- 1981 Blind Chance - Three stories of a young man named Witek Dlugosz. In each of the stories, the hero purchases a train ticket. In the first he makes the train and meets a Communist idealist who inspires Witek to become a Communist Party activist; in the second, he gets into a fight on the train platform, is arrested, brought before a court and becomes an opposition activist. In the third, he does not make the train and meets a woman at the train station, falls in love and goes on to lead a normal life. Both the first and second stories end with the hero drowning in dilemmas and bitterness during the workers' protests of August 1980. In the third, which might seem the happiest of the three stories, the hero dies in an airline crash. In the film, Kieślowski portrays coincidence as the unpredictable director of human fate.
- 1985 No End (screenplay with Krzysztof Piesiewicz) - Set during Martial Law in Poland and centers on the young widow of an attorney who defended activists during political trials. The woman finds herself unable to deal with her husband's death. The spirit of the departed intervenes in her life and the widow constantly feels this presence. Her longing for her deceased husband ultimately leads her to commit suicide. The storyline of the heroine's personal experiences is intertwined with that centering on the political trial of a young worker. In the film, Kieślowski offers a series of reflections on the political stance of society and the professional ethics of lawyers.
- 1988 A Short Film About Killing (screenplay with Krzysztof Piesiewicz) - The cinema version of part five of the Decalogue television series. A young man murders a taxi driver without any specific reason. He is caught, tried and sentenced to death. His execution is presented in extraordinary detail, a measure that was the filmmakers' protest against the death penalty.
- 1988 A Short Film About Love (screenplay with Krzysztof Piesiewicz) - The cinema version of the part six of the Decalogue television series. A young postal work uses binoculars to spy on an attractive neighbor. The inexperienced boy's curiosity transforms into fascination. The woman, who is emotionally cynical and reduces love to sex, proves incapable of appreciating the feeling offered to her by the boy in time.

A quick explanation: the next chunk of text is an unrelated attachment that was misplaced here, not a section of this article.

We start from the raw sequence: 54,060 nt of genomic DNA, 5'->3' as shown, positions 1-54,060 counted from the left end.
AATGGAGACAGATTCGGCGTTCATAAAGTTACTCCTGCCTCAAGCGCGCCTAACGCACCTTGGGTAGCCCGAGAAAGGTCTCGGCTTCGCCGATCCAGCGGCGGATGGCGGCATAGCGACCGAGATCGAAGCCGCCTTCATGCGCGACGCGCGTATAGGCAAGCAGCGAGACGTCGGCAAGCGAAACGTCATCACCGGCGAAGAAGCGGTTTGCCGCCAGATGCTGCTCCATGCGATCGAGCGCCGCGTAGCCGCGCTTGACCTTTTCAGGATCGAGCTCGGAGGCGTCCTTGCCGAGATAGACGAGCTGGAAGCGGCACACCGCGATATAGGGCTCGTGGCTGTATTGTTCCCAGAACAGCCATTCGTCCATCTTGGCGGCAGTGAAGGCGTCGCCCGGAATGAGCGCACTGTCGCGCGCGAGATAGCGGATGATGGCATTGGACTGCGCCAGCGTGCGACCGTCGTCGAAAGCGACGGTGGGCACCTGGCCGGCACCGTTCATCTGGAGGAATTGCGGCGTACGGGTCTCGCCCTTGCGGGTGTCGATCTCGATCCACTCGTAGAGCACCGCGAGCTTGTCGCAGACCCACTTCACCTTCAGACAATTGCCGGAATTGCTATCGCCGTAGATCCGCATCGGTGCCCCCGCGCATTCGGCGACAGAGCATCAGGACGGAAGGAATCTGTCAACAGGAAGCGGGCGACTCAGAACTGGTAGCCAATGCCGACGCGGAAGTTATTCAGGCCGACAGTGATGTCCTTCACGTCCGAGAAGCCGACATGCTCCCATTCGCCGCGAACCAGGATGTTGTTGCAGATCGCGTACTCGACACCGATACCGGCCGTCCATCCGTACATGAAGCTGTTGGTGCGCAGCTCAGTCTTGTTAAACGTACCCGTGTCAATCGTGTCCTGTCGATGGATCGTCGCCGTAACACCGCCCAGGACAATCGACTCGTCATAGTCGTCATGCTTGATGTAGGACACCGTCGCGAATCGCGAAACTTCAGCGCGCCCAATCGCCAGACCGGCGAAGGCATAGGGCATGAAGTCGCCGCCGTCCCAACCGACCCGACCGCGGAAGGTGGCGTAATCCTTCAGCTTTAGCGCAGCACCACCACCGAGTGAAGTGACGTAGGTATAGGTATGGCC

- 1988 Decalogue (screenplay with Krzysztof Piesiewicz) - A made-for-television series of ten short features whose themes reference the fundamental ethical code of Judaism and Christianity, though in some cases this relation is relatively distant.
Dekalog I / I Am the Lord Thy God - A young scientist blindly believes his own estimations of ice hardness calculated on his computer. Based on these, he rashly allows his son to go ice-skating on the local pond. The child drowns and the father blames himself for the death. Science is shown as incapable of providing sufficiently certain answers for phenomena that can always be affected by additional unforeseen circumstances ruled by a higher force.
Dekalog II / Thou Shalt Not Take the Name of Thy Lord God in Vain - A young woman whose husband is hospitalized and battling a terminal disease finds that she is pregnant with another man's child. She makes her decision about whether to give birth to the child contingent upon whether her husband will survive his battle. She insists that her husband's doctor provide her precise information about her husband's chances of surviving. The doctor consciously gives her the answer that will prevent the woman from aborting the child.
Dekalog III / Honor the Sabbath Day - This film centers on a woman once abandoned by her lover. He chose his family over her and is now an exemplary husband. The woman now finds herself deeply depressed and decides to play a dangerous game. She decides that she will commit suicide if she proves incapable of seducing the man who once loved her and spending Christmas Eve with him. She succeeds in doing so in a peculiar manner, by tricking and lying to the man. She nevertheless sees herself as having won the bet with fate and abandons her decision to kill herself.